I ran 19k.
And I spent the last 7k debating whether I was cutting it short because I was a lazy person or because it made sense.
The run started off ok. I was feeling good when I woke up and psychologically ready to tackle the distance. My blood sugar was 4.8 but I had a banana and a GU gel which would normally be fine for at least 12k of solid running.
I headed off. I ran past downtown where people were already lining their chairs along the route for our annual Grape and Wine Parade. I ran down a busy street, down one side and up the other side of a rather large valley and headed off into the countryside. At 6k, I reached a stop sign and stopped because of all the cars. When it was my turn to go, I ran across the intersection and felt so strange that I immediately stopped again. It felt like the earth had tilted on its axis which usually happens when I'm exercising and my blood sugar is dropping.
I checked and it was 5.1. Way too low after only six kilometres of running.
I ate a box of raisins and took off again but at a slightly slower pace. At 8k I stopped to drink. I had already drained all of my water and almost all of my Nuun (did I mention it was hot?). I started running again and the earth didn't tilt which was good. At 11k, I stopped to walk because I was overheating. I was now completely out of liquids and seriously wondering what to do. I haven't been that hot on a run in weeks and weeks. If I had known, I would have picked a different route or planted water but I didn't and the shortest route home from was 7k.
I spotted a woman heading to the end of the driveway to check her mail. I ran towards her yelling "excuse me!". She stopped. I waved an empty bottle and asked for water. She filled me up with ice cold, refreshing water and I thanked her profusely.
I could make it home in 7k if I headed straight back. I still had 9k to do and had been planning to add a 2k loop but I decided not to. I wanted to be closer to home and figured I could loop my neighbourhood a few times to make up the distance...if I felt up to it once I actually made it within site of home.
I resumed my run and stopped again almost immediately. The tilty feeling was back. I checked and I was 5.8. I had a gel and carried on.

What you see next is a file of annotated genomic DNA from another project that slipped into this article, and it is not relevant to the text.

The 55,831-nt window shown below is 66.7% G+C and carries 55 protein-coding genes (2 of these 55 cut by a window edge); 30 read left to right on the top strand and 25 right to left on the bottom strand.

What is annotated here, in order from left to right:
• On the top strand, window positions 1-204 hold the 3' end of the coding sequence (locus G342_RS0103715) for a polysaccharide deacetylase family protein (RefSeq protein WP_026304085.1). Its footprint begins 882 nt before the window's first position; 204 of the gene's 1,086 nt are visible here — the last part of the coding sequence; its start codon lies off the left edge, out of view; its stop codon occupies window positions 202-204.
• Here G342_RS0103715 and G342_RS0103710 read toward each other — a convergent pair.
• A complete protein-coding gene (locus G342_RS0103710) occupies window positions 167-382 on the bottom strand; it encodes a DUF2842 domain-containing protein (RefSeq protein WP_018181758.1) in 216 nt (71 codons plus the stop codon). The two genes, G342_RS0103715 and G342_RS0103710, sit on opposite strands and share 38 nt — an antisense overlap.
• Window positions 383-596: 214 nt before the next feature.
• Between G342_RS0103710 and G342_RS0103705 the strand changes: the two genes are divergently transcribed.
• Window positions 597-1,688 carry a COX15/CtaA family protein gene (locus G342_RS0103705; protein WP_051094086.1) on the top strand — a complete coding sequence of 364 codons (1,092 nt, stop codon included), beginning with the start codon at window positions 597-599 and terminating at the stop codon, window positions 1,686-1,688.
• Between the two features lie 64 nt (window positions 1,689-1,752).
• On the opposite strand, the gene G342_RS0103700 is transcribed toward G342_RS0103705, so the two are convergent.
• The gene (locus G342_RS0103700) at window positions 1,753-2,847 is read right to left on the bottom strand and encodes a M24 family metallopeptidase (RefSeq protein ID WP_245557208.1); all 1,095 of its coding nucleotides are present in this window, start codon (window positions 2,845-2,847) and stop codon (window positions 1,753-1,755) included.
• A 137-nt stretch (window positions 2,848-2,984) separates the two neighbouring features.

That's about the point when my ears started plugging up. They do this sometimes on long runs. I have yet to figure out what causes it but I have ruled out blood sugar issues and temperature because it happens throughout the year and when I'm high, stable or low. It's also not my ear buds because it happens whether I'm wearing them or not. I think it might have something to do with pace and heart rate. If I'm running my regular pace and my heart rate is sitting around 165, I'm fine. If it is a little higher and won't go down even when I slow down, the ear plugging starts. It could also be dehydration.
The problem when it starts is that I can't make it go away until I stop running. Not just for a minute or two but stop the run. The longer I run once it starts, the more I plug up. Twice now I've finished a run being unable to hear anything. It's very uncomfortable and rather freaky. It seems to be connected to my ears/nose/throat area. It gets harder to breathe (like mild asthma or something) and there is no pushing through it.
So I settled on running for 10 minutes and then walking for a few seconds while I drank more ice cold water. Run, walk, drink. Repeat until I was 4k from home (and 6k from reaching my goal of 20k) and I knew my blood sugar was down again. I tested and was 6.1. I had my last box of raisins and was now completely out of carbs and quickly running out of water again.
I ran the last four kilometres without incident and wanted to just head home. My stubborn side refused and I turned right to start the first loop of the neighbourhood. I was thirsty, out of carbs and my ears were plugged.
This is ridiculous.
At 19k I called it a day. I walked the last 500m home figuring that one less kilometre during training will not affect my race day in the least. I chugged some water, stretched, drank chocolate milk and had a lovely shower. I felt great afterwards and my legs didn't complain at all about the distance. Probably because of all the rest breaks they got.
I'm not sure what to make of the ear plugging thing. I've been to my family doctor and my diabetes doctor. I was referred to an ear, nose and throat specialist who couldn't find anything wrong even after two visits. It's rather hit and miss but, when it hits, the run deteriorates pretty quickly.
If it happens on race day, it's going to be a tough slog to the finish.